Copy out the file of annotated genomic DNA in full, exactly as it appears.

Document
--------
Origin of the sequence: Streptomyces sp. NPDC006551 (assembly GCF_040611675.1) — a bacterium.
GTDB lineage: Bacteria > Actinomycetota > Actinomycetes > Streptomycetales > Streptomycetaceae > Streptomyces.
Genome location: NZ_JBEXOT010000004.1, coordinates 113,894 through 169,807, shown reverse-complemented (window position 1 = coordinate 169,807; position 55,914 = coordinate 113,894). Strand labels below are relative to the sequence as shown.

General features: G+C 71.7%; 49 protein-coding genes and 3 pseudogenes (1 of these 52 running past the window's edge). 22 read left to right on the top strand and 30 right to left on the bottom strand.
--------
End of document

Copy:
Origin of the sequence: Streptomyces sp. NPDC006551 (assembly GCF_040611675.1) — a bacterium.
GTDB lineage: Bacteria > Actinomycetota > Actinomycetes > Streptomycetales > Streptomycetaceae > Streptomyces.
Genome location: NZ_JBEXOT010000004.1, coordinates 113,894 through 169,807, shown reverse-complemented (window position 1 = coordinate 169,807; position 55,914 = coordinate 113,894). Strand labels below are relative to the sequence as shown.

General features: G+C 71.7%; 49 protein-coding genes and 3 pseudogenes (1 of these 52 running past the window's edge). 22 read left to right on the top strand and 30 right to left on the bottom strand.